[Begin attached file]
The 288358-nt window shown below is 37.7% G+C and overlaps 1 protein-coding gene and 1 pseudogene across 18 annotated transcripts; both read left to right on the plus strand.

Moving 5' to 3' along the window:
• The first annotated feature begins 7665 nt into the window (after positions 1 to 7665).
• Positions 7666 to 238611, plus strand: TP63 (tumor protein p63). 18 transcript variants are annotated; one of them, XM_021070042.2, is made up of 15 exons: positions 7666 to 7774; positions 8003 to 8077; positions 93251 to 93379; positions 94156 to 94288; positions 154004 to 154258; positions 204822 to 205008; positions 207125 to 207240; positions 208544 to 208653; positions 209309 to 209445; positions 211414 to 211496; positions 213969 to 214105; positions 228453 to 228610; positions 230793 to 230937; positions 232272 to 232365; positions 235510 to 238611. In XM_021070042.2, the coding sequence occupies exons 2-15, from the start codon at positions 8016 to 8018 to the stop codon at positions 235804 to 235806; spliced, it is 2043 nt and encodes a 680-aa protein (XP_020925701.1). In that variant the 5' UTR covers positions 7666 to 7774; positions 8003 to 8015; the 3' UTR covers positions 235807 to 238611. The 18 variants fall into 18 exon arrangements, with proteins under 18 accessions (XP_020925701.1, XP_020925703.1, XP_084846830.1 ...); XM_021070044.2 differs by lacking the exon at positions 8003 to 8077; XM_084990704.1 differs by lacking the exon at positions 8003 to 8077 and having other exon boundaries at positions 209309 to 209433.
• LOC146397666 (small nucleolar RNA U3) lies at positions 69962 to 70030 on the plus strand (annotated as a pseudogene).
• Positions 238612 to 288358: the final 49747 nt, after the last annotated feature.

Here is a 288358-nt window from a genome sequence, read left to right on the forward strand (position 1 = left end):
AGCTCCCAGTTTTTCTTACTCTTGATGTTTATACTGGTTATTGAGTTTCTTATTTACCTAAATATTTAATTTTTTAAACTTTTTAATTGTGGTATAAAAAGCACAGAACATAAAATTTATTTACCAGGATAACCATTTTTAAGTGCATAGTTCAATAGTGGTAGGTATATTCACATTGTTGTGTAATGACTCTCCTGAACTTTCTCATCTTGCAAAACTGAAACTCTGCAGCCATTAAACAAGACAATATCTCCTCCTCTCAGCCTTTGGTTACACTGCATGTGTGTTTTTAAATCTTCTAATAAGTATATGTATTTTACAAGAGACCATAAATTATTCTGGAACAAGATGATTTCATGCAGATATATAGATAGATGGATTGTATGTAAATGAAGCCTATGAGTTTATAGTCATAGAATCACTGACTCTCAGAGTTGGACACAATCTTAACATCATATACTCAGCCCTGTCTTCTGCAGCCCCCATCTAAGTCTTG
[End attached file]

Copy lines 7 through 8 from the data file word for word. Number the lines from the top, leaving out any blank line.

Here is a 288358-nt window from a genome sequence, read left to right on the forward strand (position 1 = left end):
AGCTCCCAGTTTTTCTTACTCTTGATGTTTATACTGGTTATTGAGTTTCTTATTTACCTAAATATTTAATTTTTTAAACTTTTTAATTGTGGTATAAAAAGCACAGAACATAAAATTTATTTACCAGGATAACCATTTTTAAGTGCATAGTTCAATAGTGGTAGGTATATTCACATTGTTGTGTAATGACTCTCCTGAACTTTCTCATCTTGCAAAACTGAAACTCTGCAGCCATTAAACAAGACAATATCTCCTCCTCTCAGCCTTTGGTTACACTGCATGTGTGTTTTTAAATCTTCTAATAAGTATATGTATTTTACAAGAGACCATAAATTATTCTGGAACAAGATGATTTCATGCAGATATATAGATAGATGGATTGTATGTAAATGAAGCCTATGAGTTTATAGTCATAGAATCACTGACTCTCAGAGTTGGACACAATCTTAACATCATATACTCAGCCCTGTCTTCTGCAGCCCCCATCTAAGTCTTG